HOUSEBUILDER Redrow dismissed debate that government mortgage schemes were fuelling a housing boom and said the UK’s “bureaucratic mess” of a planning system was the main cause of the housing shortage.
The government has been criticised by economists and industry players for its launch of the Help to Buy scheme in March, the first part of which provides equity loans to help Britons buy homes with small deposits.
“I’ve seen some pretty silly things written in the last week or two and stated by certain politicians,” chief executive Steve Morgan said yesterday, declining to name any in particular.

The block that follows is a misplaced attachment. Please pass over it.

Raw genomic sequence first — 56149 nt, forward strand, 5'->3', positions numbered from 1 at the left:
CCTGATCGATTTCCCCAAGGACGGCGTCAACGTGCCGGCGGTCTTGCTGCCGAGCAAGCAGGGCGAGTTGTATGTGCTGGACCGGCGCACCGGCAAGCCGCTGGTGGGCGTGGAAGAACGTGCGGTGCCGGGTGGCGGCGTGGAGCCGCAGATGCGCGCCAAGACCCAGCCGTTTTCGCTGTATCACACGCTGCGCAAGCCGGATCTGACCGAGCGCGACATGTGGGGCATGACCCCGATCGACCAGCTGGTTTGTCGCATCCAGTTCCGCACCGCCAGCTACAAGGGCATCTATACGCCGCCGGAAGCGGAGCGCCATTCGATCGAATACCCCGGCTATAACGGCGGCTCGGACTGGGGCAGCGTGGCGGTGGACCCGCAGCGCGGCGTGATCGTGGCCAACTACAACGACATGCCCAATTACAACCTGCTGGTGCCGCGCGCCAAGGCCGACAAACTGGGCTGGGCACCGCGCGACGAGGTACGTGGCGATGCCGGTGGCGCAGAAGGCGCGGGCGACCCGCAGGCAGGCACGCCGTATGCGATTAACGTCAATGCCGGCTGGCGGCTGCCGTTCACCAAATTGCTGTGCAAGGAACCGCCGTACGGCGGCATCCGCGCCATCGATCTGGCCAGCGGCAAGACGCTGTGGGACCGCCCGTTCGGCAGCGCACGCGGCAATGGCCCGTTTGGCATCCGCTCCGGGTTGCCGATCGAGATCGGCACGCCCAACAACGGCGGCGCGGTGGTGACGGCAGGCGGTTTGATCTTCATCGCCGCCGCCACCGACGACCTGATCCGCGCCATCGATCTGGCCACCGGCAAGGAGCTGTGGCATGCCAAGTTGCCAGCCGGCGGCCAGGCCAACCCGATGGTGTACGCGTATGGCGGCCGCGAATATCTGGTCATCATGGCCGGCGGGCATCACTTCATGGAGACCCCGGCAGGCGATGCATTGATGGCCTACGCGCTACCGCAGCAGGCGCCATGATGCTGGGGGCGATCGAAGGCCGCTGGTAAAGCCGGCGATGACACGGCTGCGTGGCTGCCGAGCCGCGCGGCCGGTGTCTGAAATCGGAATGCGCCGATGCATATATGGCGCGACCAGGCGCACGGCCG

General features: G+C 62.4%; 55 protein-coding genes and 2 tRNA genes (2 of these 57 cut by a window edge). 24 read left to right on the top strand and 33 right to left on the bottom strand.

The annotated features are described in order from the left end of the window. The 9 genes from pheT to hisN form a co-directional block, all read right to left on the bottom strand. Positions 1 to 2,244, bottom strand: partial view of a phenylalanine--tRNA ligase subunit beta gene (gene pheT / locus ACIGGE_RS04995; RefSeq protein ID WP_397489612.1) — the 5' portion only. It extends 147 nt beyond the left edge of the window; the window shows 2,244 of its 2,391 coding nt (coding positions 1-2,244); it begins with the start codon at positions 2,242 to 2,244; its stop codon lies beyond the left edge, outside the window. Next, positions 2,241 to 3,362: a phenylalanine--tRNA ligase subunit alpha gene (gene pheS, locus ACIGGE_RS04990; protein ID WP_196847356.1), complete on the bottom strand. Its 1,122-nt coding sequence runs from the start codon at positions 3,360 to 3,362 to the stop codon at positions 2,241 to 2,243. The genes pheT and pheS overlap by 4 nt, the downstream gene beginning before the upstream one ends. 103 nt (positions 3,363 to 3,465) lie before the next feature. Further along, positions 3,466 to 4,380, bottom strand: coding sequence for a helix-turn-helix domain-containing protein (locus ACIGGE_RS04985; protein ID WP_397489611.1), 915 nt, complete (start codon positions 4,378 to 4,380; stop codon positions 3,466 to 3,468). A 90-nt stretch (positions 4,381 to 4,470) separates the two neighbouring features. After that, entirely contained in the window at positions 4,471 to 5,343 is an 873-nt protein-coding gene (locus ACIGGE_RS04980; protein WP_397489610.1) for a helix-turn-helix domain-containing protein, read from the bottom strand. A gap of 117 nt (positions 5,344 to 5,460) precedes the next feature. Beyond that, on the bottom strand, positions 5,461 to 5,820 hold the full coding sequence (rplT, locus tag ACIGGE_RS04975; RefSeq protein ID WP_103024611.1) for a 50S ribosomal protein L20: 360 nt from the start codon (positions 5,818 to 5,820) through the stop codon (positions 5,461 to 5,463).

“The real issue is not whether Help to Buy is fuelling a new boom, the real issue is that we’re not building enough houses, and we’re not building enough houses because we’ve got an antiquated planning system.”
Redrow reported a 65 per cent jump in full year profit yesterday, reinstating its full year dividend of £0.01 per share, crediting Help to Buy with a contribution to forward sales.
Morgan said the planning process had to be further streamlined, and give councils time limits on making decisions.
“We had one site in the north west, we built several hundred houses a few years ago and had 9 conditions, he said.
“We just had a site on the opposite side of the road recommended for approval with 103 conditions. They just take such a long time to clear these conditions before you can start.”